-5 ( +2 / -7 )

If only courts in the US had taken this stance over Alex Jones, and would do so over other incidents where people purposefully send out lies and misinformation, the world might be a more civil place. 

This doesn’t make sense, the courts in the US have awarded damages in the hundreds of millions of dollars against Jones for defamation, far more than any Japanese court ever has against anyone.

Sugita is a terrible person who says terrible hateful things, and I honestly hope this makes her think twice before opening her poisonous mouth ever again.

And if she were being held accountable for things she had said I would be in favor of such a decision. But she isn’t, she has been held liable for simply pushing the like button on the words of someone else. I tend to agree with others who find this decision concerning. We might all hate Sugita, but if we can now be sued for liking Tweets, who is to say that the next lawsuit won’t be launched by an oil company against someone for liking a tweet criticizing them for climate change? Or someone else much more sympathetic than Sugita.

-2 ( +1 / -3 )

girl_in_tokyo

Sugita is a terrible person …

Perhaps we should all think carefully before liking the attack in this post.

-1 ( +4 / -5 )

""The Tokyo District Court had ruled in March that liking a defamatory post could not be considered illegal as the act does not necessarily constitute approval since it could also be for bookmarking and reminder purposes.""

Amen.

-3 ( +1 / -4 )

Interesting. So, liking a tweet that says "she is a honey trap" is tantamount to saying it yourself? Not sure about that myself, but then again, it is kind of an indirect way of saying the same thing. I wonder if a re-tweet would have resulted in a stiffer penalty.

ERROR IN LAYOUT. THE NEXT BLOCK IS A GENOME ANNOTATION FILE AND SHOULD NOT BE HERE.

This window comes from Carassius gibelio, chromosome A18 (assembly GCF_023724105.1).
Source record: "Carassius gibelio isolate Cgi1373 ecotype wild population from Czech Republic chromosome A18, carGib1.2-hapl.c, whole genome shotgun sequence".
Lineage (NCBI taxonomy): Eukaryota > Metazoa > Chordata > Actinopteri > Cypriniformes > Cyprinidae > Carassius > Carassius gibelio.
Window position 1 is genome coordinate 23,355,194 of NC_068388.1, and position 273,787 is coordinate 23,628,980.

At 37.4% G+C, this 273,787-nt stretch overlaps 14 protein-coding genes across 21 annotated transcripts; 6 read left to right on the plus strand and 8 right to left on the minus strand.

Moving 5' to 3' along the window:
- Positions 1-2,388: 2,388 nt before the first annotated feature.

-2 ( +1 / -3 )

It should be noted that Sugita's "likes" were not ruled against without regard to her position as a legislator.

The court found that the "acts of contempt" by Sugita, as a House of Representatives member of the Liberal Democratic Party with around 110,000 followers at the time, "exceeded the socially-acceptable limit, and the mental distress caused by it cannot be taken lightly."

Agree or disagree - it is still a narrower judgement than if she had been a layperson.

The counterargument - "let the electing public decide" - perhaps(?) doesn't fit Japan, where even with a sub 30% approval rating the same party is still almost guaranteed to be elected.

0 ( +1 / -1 )

What a farcical justice system…..this guy should have got a punishment that would hurt. This is probably like a dinner for him….disgusting.

1 ( +2 / -1 )

A surprising ruling...but Sugita is contemptible, offensive, and revolting - a disgrace to Japan.

2 ( +5 / -3 )

Good ruling, but they should add a zero to the end of the fine amount.

2 ( +3 / -1 )

Sugita is the Marjorie Taylor Green of Japan.

4 ( +6 / -2 )

The nail that sticks up is getting reinforced.

1 ( +3 / -2 )

... recognizing that he had nonconsensual sexual intercourse with her in 2015.